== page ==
I've read many complaints about this museum and the kid was absolutely against going, asking "Why would I want to go to a museum to learn more about school stuff?" I explained to him that they had a square wheeled bicycle you could ride which I felt was worth a whirl or two. So we went and even though there are issues, more than a few exhibits were not functioning, the floor layouts are confusing and tight and there didn't seem to be anyone around to help explain the activities, we ended up having a great time.

One of my favorite exhibits is this video projection that uses an image of your body to make a fractal image that makes you into a tree.

Rabbit, monkey and dinosaur interlocking puzzle pieces

We painted this pattern with virtual paint brushes

There were so many hands on interactive puzzles, multi-dimensional and pattern type computer animation activities that I kept the kid busy for 2 hours. We will definitely go back to MO Math to view the exhibits that weren't working during our visit and see how the museum grows as it has only been open a few months. 

As we left the kid said that was fun, that wasn't like school at all...

Thursday, January 3, 2013


Ann Hamilton's The Event of a Thread at Park Avenue Armory at closing
Happy New Year!

2013 is already off to a better start than last year, isn't it? Ok, I know, it's been three days, but I'm optimistic.

We saw an amazing amount of good shows last year. Many of which I didn't blog about. A friend asked if I had become lazy; which annoyed me quite a bit, but there just wasn't enough time to see and post. So here are a few worth mentioning.

One of our favorites was Tomas Saraceno's Cloud City on the roof of the Met this past summer. I was heartbroken when I found out it was already owned by Christian K. Keesee, because I wanted it for my own imaginary back yard. It will, however be at the Green Box Arts Festival in Green Mountain Falls, Colo. summer 2013 in a lush forest. I read in an interview that one of the inspirations for the modular shapes were liquid bubbles.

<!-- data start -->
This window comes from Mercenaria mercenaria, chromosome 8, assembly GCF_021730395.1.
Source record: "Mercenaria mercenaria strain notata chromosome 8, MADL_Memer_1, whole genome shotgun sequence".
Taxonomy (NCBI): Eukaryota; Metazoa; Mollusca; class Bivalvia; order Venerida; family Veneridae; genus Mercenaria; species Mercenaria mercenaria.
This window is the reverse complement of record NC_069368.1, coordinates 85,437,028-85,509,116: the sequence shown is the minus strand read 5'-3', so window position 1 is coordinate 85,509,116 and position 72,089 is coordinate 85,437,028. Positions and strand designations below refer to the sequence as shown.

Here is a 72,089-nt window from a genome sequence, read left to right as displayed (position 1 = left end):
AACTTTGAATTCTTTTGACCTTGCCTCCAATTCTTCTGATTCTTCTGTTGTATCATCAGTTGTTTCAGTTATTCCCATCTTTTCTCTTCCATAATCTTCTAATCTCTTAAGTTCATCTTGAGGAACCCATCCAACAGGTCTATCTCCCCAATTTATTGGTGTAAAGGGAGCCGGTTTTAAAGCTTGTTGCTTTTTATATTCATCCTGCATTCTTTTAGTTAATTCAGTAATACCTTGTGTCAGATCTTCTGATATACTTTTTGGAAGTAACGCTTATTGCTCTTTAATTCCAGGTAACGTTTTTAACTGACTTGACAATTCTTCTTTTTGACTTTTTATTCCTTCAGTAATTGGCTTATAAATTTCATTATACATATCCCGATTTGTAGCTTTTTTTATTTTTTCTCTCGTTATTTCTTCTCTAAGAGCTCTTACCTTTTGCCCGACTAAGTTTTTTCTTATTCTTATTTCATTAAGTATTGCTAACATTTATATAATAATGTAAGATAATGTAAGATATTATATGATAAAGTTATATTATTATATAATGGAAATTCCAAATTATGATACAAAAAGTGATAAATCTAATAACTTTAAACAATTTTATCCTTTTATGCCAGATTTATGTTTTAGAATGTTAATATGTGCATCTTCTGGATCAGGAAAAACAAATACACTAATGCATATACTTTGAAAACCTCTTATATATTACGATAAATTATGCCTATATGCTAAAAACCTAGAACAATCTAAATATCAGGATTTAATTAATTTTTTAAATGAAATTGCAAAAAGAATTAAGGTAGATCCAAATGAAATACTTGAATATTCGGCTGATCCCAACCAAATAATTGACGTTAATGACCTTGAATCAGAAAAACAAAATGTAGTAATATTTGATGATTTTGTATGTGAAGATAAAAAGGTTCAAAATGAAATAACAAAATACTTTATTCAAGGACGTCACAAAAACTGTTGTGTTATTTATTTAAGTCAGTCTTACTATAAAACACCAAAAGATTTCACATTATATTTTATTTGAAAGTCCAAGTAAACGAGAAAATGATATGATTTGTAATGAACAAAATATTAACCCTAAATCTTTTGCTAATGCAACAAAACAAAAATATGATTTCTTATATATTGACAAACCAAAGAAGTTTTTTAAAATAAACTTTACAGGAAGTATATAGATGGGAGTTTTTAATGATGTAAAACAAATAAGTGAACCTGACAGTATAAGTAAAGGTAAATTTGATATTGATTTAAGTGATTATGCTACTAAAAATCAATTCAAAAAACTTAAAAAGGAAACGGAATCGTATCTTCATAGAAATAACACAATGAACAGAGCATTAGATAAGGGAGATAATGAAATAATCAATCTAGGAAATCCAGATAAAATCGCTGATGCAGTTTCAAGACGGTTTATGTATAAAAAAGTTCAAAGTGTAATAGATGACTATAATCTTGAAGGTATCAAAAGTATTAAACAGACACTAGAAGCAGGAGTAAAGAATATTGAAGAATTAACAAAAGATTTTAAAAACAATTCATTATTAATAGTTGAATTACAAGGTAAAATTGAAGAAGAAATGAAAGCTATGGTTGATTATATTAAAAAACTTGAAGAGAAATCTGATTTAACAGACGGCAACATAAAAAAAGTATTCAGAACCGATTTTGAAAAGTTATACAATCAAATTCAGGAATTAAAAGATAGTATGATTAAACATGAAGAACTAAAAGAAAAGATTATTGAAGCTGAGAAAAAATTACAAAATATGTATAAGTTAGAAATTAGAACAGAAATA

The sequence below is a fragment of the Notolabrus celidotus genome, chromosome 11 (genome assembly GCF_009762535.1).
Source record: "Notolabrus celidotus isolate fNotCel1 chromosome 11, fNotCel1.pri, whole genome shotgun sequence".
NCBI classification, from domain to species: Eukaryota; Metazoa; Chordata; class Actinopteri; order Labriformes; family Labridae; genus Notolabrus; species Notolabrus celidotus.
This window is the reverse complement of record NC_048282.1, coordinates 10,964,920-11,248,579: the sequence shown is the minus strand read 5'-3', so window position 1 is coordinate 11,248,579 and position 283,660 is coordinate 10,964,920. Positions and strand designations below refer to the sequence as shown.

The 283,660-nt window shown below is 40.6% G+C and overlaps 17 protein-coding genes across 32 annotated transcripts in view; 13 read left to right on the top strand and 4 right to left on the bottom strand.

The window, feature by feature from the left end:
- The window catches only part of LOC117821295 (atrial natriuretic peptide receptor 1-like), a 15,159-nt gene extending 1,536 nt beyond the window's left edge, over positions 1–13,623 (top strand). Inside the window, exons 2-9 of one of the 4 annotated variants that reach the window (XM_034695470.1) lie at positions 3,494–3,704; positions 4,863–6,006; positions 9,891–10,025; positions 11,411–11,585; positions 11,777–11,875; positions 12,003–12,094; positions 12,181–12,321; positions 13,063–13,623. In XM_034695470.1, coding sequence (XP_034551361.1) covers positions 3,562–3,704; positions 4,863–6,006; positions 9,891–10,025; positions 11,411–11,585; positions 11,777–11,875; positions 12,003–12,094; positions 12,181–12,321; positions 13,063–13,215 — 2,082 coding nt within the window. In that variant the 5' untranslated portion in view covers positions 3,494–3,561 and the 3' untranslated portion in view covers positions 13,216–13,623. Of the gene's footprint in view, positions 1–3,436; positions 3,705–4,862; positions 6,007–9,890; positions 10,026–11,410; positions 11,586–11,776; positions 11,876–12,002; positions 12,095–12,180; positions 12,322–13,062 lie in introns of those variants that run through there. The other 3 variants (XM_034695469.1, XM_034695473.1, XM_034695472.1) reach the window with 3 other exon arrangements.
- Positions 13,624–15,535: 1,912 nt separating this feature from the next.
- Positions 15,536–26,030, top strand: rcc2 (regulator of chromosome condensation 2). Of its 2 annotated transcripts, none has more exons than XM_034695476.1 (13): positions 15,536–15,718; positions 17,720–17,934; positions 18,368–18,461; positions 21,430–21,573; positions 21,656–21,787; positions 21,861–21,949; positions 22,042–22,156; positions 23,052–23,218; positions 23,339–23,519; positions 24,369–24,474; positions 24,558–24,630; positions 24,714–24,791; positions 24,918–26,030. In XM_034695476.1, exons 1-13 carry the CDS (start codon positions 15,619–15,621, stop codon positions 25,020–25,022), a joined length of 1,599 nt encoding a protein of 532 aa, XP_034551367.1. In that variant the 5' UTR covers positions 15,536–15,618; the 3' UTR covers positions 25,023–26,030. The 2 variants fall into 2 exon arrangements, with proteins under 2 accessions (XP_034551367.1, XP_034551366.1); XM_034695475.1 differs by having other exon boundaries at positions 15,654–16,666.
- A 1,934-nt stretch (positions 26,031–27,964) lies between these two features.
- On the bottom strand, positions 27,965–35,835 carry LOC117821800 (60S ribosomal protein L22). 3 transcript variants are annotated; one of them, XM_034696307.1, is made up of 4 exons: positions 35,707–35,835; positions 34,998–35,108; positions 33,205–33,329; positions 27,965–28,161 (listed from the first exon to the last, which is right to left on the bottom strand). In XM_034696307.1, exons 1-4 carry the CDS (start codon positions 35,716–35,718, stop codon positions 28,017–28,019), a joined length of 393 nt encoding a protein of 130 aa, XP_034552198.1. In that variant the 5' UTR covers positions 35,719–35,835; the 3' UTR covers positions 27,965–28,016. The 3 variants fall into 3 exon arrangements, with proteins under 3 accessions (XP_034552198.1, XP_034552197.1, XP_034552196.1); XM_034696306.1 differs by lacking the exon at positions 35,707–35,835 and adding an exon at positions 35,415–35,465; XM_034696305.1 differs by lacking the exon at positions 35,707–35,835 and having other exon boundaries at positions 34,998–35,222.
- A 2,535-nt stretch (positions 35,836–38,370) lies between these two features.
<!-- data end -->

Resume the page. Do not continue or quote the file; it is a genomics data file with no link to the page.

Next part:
I kind of see a resemblance

Two other shows we highly recommend that are still open, but I don't have images of because there is no photography allowed:

Bound Unbound: Lin Tianmiao at Asia Society through Jan 27, 2013

Christian Marclay's The Clock at Moma through Jan 21, 2013

But let's get back to Ann Hamilton's show at The Park Armory which closes Sunday the get over there this weekend!

Still of the cloth being pulled by the swings

The kid watching the singer at closing

the best vantage point of the cloth moving

Poetry and pigeons

They release these pigeons at the end of the night

20 minutes before closing this singer comes out of the balcony and sings before they release the pigeons

pulleys and ropes from the swings in the rafters

Radios are in these paper bags that you can listen to and carry around, Kid was not impressed though



Above a short clip of the cloth in motion. It was quite dreamy to lie under and watch all the shapes about to touch our noses.
"I can remember the feeling of swinging—how hard we would work for those split seconds, flung at furthest extension, just before the inevitable downward and backward pull, when we felt momentarily free of gravity, a little hiccup of suspension when our hands loosened on the chain and our torsos raised off the seat. We were sailing, so inside the motion—time stopped—and then suddenly rushed again toward us. We would line up on the playground and try to touch the sky, alone together." Ann Hamilton
 "Push me? Higher!"